Homes have become a core of green societies in Kuwait, with many families setting up traditional and modern gardens with eye-catching products. Kuwaitis are not new to gardening which has contributed to food security, and many citizens recently started home gardening and thus producing daily and seasonal vegetables.
Home farmers overcome some difficulties, like limited resources, by seeking new methods that enabled them to see fresh products on their tables. Some famers said home farming has become a passion which taught them discipline and patience, as well as being a good way to spend free time in a productive manner.
‘Green and fresh’
Nasser AbalKhail said he was using fresh water to irrigate his garden to keep his products “green and fresh.” Some produce like thyme, celery, parsley, cucumber and spices need higher water quality than the regular fresh water, said AbalKhail, in order to maintain soil alkalinity. “High alkalinity will raise alkalinity of water used to irrigate plants, which would increase levels of sodium in the soil thus negatively affect the produce” and the harvest die, he explained.
AbalKhail said the use of phosphoric acid helped maintain alkalinity of irrigating water, and this product was available in the market. He said farmers should wear goggles and gloves when using phosphoric acid. Nora Al-Ahmad, a farmer, said hot weather was affecting her crops like carrots, radish, rocca and lettuce which usually needed moderate and moist atmosphere. She said building a plant nursery at home was “one of the new solutions to overcome scorching heat in order to guarantee sustainability of plants and production.”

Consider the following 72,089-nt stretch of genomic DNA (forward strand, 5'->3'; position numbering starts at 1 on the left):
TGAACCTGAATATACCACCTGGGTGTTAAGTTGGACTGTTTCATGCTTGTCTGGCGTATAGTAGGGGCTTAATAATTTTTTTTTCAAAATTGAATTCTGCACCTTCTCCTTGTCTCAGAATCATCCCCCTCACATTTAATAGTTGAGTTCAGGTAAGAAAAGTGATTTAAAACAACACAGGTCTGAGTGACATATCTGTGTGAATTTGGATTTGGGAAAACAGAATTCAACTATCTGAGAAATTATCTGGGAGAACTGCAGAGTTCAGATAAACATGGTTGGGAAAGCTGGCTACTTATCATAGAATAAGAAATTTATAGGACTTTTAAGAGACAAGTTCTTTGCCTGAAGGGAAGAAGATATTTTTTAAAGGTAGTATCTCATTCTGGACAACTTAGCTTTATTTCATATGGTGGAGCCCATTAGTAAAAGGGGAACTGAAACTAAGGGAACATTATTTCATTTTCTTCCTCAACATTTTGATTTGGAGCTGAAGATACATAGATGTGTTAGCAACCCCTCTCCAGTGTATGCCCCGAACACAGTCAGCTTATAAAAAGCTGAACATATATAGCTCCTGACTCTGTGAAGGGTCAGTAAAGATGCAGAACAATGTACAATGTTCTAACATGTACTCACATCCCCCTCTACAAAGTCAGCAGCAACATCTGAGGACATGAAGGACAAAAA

‘Beautiful and positive’
Khadija Al-Refae, another farmer, said home gardening has “beautiful and positive” impacts on physical and psychological wellbeing of people which contributed to better condition of the heart, bones and muscles. “Exposure to sun rays while farming increases Vitamin D, from which many people suffer deficit,” she said. Home farmers can use empty spaces like yards, roof tops or windows to plant their domestic gardens. Nouri Al-Ostath, with an experience in home gardening, said farmers could plant vertically by using pots which could produce many fruits like peach, apple and figs.
The Public Authority for Agriculture and Fish Resources was also encouraging experienced and amateur farmers to do their own home gardens, contributing to better food security. The authority published guidelines to help farmers design their gardens to ultimately have better produce. These guidelines range from preparation of soil, irrigation system and water quality, fertilizers and spacing. One of the main objectives of the home gardens is producing daily needs of leafy vegetables, tomatoes and carrots for example. The authority was also offering training courses over the fundamentals of home gardening to contribute to healthy environment. – KUNA